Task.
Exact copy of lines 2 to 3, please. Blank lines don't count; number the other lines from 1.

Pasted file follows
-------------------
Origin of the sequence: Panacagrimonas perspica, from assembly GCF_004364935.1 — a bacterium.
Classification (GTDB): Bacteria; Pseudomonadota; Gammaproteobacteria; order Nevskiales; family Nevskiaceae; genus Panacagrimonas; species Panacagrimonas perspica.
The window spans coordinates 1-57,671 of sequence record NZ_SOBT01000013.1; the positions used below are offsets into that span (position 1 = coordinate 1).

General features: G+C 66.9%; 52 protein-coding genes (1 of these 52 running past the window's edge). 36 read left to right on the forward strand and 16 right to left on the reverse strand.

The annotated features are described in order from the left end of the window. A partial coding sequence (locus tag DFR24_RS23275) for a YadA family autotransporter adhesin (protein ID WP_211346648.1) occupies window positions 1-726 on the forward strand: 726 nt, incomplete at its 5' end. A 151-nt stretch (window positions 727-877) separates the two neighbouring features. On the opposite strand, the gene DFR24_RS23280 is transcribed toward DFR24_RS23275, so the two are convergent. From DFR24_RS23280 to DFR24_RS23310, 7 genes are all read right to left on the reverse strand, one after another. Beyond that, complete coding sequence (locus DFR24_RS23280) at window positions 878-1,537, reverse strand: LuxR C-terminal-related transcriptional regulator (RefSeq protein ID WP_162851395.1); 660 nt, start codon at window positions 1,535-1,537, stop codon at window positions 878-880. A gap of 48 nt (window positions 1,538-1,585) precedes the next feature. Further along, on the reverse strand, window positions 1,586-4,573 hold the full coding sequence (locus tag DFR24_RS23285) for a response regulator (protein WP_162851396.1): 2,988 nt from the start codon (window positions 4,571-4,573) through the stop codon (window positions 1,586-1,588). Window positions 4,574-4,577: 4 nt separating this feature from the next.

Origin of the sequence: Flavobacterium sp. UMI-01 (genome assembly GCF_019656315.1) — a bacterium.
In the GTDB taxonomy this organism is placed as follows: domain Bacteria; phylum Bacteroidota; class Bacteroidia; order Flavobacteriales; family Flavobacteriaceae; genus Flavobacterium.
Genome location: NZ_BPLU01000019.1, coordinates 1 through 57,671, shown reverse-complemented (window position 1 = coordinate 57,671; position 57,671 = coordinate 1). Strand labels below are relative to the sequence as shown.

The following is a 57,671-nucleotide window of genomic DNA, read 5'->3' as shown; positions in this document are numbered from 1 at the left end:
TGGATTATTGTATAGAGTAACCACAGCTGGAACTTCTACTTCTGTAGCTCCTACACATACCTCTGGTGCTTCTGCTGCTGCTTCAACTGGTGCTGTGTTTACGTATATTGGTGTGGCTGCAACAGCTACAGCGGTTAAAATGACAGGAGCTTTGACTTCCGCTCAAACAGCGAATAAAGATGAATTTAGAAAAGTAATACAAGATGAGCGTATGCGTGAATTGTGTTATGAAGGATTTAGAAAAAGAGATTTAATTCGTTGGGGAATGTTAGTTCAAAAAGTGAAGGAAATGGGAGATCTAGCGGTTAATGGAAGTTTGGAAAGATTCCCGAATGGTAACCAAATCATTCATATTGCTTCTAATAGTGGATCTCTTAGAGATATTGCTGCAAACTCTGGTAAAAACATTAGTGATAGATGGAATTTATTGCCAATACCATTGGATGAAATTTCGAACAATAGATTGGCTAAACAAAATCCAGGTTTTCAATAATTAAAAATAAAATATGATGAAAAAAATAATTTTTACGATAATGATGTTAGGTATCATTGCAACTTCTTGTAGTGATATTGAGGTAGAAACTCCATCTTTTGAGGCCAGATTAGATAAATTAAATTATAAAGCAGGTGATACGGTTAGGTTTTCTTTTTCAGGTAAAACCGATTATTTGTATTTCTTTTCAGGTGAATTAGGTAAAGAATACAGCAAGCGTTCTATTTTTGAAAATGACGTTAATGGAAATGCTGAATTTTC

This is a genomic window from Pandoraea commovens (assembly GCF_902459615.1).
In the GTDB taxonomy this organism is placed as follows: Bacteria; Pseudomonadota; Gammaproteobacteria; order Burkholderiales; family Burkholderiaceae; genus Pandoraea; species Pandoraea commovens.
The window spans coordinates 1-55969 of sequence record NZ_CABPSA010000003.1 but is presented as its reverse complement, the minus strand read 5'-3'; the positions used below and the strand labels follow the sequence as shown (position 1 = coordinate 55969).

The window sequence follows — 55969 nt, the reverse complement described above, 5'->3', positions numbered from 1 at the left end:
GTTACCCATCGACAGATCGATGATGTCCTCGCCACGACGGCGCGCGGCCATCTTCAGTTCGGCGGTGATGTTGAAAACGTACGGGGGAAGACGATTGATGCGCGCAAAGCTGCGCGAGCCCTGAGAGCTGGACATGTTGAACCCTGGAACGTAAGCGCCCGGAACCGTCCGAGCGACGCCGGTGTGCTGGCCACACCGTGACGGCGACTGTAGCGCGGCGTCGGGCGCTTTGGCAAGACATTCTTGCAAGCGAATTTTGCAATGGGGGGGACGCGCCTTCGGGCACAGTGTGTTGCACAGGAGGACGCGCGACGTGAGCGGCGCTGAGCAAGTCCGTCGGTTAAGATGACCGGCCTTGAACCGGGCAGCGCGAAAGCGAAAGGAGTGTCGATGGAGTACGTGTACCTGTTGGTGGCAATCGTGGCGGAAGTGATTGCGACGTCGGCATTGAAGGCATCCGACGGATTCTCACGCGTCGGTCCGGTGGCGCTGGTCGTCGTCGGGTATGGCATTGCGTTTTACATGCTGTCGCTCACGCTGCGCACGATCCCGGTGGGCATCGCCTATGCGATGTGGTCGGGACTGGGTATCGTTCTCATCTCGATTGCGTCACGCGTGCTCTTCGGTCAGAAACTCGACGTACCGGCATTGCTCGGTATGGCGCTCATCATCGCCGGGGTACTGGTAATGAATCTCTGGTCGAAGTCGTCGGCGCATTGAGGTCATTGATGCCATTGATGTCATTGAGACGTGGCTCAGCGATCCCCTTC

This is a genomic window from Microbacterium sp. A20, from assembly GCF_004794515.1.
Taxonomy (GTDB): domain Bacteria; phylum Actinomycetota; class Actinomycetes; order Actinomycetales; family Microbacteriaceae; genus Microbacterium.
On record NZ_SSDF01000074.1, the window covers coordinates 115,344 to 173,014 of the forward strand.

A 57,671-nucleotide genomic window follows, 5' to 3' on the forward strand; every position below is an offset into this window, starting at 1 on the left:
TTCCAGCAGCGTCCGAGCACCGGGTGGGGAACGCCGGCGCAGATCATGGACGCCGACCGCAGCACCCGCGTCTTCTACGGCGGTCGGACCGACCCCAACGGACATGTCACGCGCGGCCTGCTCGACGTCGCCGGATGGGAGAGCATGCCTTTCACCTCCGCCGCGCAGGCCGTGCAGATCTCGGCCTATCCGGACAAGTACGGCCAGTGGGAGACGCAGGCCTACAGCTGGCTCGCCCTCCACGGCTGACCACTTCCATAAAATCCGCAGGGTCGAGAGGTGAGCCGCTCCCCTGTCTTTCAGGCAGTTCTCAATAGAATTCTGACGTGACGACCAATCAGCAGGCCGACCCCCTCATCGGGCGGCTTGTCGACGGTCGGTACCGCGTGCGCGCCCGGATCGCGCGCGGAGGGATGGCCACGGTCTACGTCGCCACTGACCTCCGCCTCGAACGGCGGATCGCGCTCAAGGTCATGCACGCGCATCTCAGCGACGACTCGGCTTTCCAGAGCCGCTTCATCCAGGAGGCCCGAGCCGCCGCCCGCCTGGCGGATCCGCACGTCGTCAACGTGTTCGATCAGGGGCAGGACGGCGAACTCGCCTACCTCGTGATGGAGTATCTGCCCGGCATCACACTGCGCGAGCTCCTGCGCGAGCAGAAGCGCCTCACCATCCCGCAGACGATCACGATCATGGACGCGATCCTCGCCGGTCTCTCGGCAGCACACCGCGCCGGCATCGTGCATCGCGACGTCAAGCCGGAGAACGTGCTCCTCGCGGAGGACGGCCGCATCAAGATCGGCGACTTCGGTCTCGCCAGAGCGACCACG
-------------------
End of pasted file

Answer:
Classification (GTDB): Bacteria; Pseudomonadota; Gammaproteobacteria; order Nevskiales; family Nevskiaceae; genus Panacagrimonas; species Panacagrimonas perspica.
The window spans coordinates 1-57,671 of sequence record NZ_SOBT01000013.1; the positions used below are offsets into that span (position 1 = coordinate 1).